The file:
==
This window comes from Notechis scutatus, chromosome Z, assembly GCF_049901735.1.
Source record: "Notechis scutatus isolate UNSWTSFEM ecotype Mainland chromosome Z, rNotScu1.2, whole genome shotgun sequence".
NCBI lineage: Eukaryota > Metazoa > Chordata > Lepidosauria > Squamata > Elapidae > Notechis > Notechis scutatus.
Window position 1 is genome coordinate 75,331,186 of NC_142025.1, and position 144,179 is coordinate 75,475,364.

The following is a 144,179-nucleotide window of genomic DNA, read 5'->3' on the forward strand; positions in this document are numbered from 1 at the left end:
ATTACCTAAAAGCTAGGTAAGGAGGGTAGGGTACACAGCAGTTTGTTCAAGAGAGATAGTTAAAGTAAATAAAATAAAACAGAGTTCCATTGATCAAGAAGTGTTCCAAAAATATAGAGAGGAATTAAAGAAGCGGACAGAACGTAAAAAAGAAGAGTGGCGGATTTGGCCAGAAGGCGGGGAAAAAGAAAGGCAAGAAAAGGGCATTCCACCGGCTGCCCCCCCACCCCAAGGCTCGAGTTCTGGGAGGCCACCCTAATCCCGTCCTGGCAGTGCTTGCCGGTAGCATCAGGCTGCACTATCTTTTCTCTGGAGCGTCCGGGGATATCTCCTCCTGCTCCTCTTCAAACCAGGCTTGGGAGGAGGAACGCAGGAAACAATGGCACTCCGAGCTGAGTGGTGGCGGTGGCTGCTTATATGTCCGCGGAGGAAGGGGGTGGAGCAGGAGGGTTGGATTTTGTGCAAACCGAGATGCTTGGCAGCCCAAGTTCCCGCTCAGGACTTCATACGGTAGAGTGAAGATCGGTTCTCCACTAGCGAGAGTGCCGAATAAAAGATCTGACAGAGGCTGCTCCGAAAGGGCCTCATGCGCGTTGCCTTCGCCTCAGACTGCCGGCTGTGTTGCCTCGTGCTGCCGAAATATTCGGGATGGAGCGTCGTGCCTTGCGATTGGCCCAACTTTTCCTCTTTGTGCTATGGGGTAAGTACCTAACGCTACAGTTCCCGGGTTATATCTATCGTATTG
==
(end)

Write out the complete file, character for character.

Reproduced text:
This window comes from Notechis scutatus, chromosome Z, assembly GCF_049901735.1.
Source record: "Notechis scutatus isolate UNSWTSFEM ecotype Mainland chromosome Z, rNotScu1.2, whole genome shotgun sequence".
NCBI lineage: Eukaryota > Metazoa > Chordata > Lepidosauria > Squamata > Elapidae > Notechis > Notechis scutatus.
Window position 1 is genome coordinate 75,331,186 of NC_142025.1, and position 144,179 is coordinate 75,475,364.

The following is a 144,179-nucleotide window of genomic DNA, read 5'->3' on the forward strand; positions in this document are numbered from 1 at the left end:
ATTACCTAAAAGCTAGGTAAGGAGGGTAGGGTACACAGCAGTTTGTTCAAGAGAGATAGTTAAAGTAAATAAAATAAAACAGAGTTCCATTGATCAAGAAGTGTTCCAAAAATATAGAGAGGAATTAAAGAAGCGGACAGAACGTAAAAAAGAAGAGTGGCGGATTTGGCCAGAAGGCGGGGAAAAAGAAAGGCAAGAAAAGGGCATTCCACCGGCTGCCCCCCCACCCCAAGGCTCGAGTTCTGGGAGGCCACCCTAATCCCGTCCTGGCAGTGCTTGCCGGTAGCATCAGGCTGCACTATCTTTTCTCTGGAGCGTCCGGGGATATCTCCTCCTGCTCCTCTTCAAACCAGGCTTGGGAGGAGGAACGCAGGAAACAATGGCACTCCGAGCTGAGTGGTGGCGGTGGCTGCTTATATGTCCGCGGAGGAAGGGGGTGGAGCAGGAGGGTTGGATTTTGTGCAAACCGAGATGCTTGGCAGCCCAAGTTCCCGCTCAGGACTTCATACGGTAGAGTGAAGATCGGTTCTCCACTAGCGAGAGTGCCGAATAAAAGATCTGACAGAGGCTGCTCCGAAAGGGCCTCATGCGCGTTGCCTTCGCCTCAGACTGCCGGCTGTGTTGCCTCGTGCTGCCGAAATATTCGGGATGGAGCGTCGTGCCTTGCGATTGGCCCAACTTTTCCTCTTTGTGCTATGGGGTAAGTACCTAACGCTACAGTTCCCGGGTTATATCTATCGTATTG